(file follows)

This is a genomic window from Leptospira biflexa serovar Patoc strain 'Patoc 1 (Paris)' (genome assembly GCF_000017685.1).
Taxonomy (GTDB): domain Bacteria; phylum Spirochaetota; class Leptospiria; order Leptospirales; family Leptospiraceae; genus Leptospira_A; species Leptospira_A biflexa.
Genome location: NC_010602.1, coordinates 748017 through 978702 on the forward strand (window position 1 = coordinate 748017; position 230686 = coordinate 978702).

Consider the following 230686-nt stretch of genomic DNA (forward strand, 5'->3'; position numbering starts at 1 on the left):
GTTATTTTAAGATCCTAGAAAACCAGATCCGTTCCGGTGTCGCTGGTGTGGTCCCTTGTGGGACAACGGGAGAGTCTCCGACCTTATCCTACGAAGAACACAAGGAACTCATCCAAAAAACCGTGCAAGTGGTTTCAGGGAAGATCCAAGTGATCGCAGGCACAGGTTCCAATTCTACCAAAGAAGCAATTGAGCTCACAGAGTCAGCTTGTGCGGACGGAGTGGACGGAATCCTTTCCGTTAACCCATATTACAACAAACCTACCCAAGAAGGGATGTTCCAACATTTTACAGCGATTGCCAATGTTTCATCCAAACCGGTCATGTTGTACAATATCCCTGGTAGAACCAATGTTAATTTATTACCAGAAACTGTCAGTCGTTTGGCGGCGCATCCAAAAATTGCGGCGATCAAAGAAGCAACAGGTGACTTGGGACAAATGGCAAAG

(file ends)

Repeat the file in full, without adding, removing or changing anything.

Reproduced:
This is a genomic window from Leptospira biflexa serovar Patoc strain 'Patoc 1 (Paris)' (genome assembly GCF_000017685.1).
Taxonomy (GTDB): domain Bacteria; phylum Spirochaetota; class Leptospiria; order Leptospirales; family Leptospiraceae; genus Leptospira_A; species Leptospira_A biflexa.
Genome location: NC_010602.1, coordinates 748017 through 978702 on the forward strand (window position 1 = coordinate 748017; position 230686 = coordinate 978702).

Consider the following 230686-nt stretch of genomic DNA (forward strand, 5'->3'; position numbering starts at 1 on the left):
GTTATTTTAAGATCCTAGAAAACCAGATCCGTTCCGGTGTCGCTGGTGTGGTCCCTTGTGGGACAACGGGAGAGTCTCCGACCTTATCCTACGAAGAACACAAGGAACTCATCCAAAAAACCGTGCAAGTGGTTTCAGGGAAGATCCAAGTGATCGCAGGCACAGGTTCCAATTCTACCAAAGAAGCAATTGAGCTCACAGAGTCAGCTTGTGCGGACGGAGTGGACGGAATCCTTTCCGTTAACCCATATTACAACAAACCTACCCAAGAAGGGATGTTCCAACATTTTACAGCGATTGCCAATGTTTCATCCAAACCGGTCATGTTGTACAATATCCCTGGTAGAACCAATGTTAATTTATTACCAGAAACTGTCAGTCGTTTGGCGGCGCATCCAAAAATTGCGGCGATCAAAGAAGCAACAGGTGACTTGGGACAAATGGCAAAG